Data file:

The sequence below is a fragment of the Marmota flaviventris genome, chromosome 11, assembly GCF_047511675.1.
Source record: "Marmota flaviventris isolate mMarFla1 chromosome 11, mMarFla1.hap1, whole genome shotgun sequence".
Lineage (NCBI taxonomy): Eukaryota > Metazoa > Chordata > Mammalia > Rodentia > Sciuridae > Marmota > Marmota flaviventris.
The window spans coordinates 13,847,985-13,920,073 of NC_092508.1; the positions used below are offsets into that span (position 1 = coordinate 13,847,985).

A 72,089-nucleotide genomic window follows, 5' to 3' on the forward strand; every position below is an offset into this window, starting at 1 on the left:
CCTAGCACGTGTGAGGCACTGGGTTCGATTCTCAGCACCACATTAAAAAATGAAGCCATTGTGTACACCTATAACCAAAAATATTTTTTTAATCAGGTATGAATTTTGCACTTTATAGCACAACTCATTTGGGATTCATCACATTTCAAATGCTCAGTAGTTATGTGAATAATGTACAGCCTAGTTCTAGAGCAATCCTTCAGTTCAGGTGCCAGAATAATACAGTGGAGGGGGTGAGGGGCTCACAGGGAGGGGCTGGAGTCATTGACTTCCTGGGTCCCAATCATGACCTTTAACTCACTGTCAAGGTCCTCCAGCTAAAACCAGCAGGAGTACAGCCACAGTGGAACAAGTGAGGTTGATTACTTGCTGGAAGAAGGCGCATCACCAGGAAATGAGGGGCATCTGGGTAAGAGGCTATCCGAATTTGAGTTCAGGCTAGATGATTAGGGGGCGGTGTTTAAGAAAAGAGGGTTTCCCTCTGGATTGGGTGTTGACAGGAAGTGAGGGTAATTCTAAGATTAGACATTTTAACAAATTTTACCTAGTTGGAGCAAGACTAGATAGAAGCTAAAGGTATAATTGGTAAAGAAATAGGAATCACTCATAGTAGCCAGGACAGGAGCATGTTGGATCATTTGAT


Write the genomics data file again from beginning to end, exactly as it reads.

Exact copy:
The sequence below is a fragment of the Marmota flaviventris genome, chromosome 11, assembly GCF_047511675.1.
Source record: "Marmota flaviventris isolate mMarFla1 chromosome 11, mMarFla1.hap1, whole genome shotgun sequence".
Lineage (NCBI taxonomy): Eukaryota > Metazoa > Chordata > Mammalia > Rodentia > Sciuridae > Marmota > Marmota flaviventris.
The window spans coordinates 13,847,985-13,920,073 of NC_092508.1; the positions used below are offsets into that span (position 1 = coordinate 13,847,985).

A 72,089-nucleotide genomic window follows, 5' to 3' on the forward strand; every position below is an offset into this window, starting at 1 on the left:
CCTAGCACGTGTGAGGCACTGGGTTCGATTCTCAGCACCACATTAAAAAATGAAGCCATTGTGTACACCTATAACCAAAAATATTTTTTTAATCAGGTATGAATTTTGCACTTTATAGCACAACTCATTTGGGATTCATCACATTTCAAATGCTCAGTAGTTATGTGAATAATGTACAGCCTAGTTCTAGAGCAATCCTTCAGTTCAGGTGCCAGAATAATACAGTGGAGGGGGTGAGGGGCTCACAGGGAGGGGCTGGAGTCATTGACTTCCTGGGTCCCAATCATGACCTTTAACTCACTGTCAAGGTCCTCCAGCTAAAACCAGCAGGAGTACAGCCACAGTGGAACAAGTGAGGTTGATTACTTGCTGGAAGAAGGCGCATCACCAGGAAATGAGGGGCATCTGGGTAAGAGGCTATCCGAATTTGAGTTCAGGCTAGATGATTAGGGGGCGGTGTTTAAGAAAAGAGGGTTTCCCTCTGGATTGGGTGTTGACAGGAAGTGAGGGTAATTCTAAGATTAGACATTTTAACAAATTTTACCTAGTTGGAGCAAGACTAGATAGAAGCTAAAGGTATAATTGGTAAAGAAATAGGAATCACTCATAGTAGCCAGGACAGGAGCATGTTGGATCATTTGAT